These companies also saw the highest revenue per firm in 2013, with an average of $131 million per company. The consumer services business model held the highest-revenue-per-firm honor in 2008, averaging $135 million per company—but consumer services revenues sunk to just $15.2 million per company in 2013. This loss is likely due to the fact that insurance providers (which tend to generate the highest revenue in the category) were more sparse on the Inc. list in 2013 compared with 2008—in other words, they’re not growing as rapidly as other types of health companies.

Pharmacies and pharmaceutical companies also earned the highest revenue per employee in 2013—a metric with strong implications for a firm’s profitability. These companies generated $1.1 million per employee in 2013, significantly eclipsing the second-place business model: business service providers, which generated some $400,000 per employee.

This is perhaps unsurprising, since pharmaceutical companies are consistently listed among the most profitable in the U.S. They’ve long been notoriously good at profitizing revenues, and our research confirms that they generate relatively more revenue with relatively fewer employees than other health business models. Pharma companies are also heavy users of business service providers, which could indicate that outsourcing processes or consulting with experts helps these companies streamline operations and improve efficiencies, increasing both revenues and profits.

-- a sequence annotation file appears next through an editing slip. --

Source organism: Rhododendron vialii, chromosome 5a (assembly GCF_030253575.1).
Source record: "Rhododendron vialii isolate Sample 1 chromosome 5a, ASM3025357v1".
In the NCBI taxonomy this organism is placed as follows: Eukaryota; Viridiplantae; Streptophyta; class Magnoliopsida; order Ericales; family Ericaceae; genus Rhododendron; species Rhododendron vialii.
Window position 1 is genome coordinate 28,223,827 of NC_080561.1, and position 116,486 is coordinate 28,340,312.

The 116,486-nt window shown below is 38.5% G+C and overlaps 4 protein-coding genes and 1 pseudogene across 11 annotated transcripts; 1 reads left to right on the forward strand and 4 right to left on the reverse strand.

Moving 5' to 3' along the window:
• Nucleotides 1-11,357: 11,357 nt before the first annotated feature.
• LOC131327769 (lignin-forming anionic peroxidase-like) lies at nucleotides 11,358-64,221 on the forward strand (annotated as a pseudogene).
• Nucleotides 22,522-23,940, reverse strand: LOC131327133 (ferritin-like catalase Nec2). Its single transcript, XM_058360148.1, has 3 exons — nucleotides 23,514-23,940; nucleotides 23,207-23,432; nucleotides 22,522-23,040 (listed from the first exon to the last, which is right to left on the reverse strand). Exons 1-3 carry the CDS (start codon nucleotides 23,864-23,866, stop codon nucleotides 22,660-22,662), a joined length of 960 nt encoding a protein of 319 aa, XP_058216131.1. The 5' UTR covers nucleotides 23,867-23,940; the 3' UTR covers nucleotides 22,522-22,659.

Conclusions

From 2008 to 2013, health companies increased in prevalence on the Inc. 5000 list, indicative of the industry’s growth. Health companies on Inc.’s list increased in overall revenue, revenue per company and revenue per employee. If the industry’s fastest-growing companies are any indication, the future looks bright for health organizations.

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Melissa McCormack

About the Author

Melissa McCormack is the Managing Editor for the The Profitable Practice. She conducts primary research on the challenges and benefits of implementing healthcare IT solutions. Her work has been cited in many notable publications, including Quartz, InformationWeek, Electronics Weekly, and CIO.com.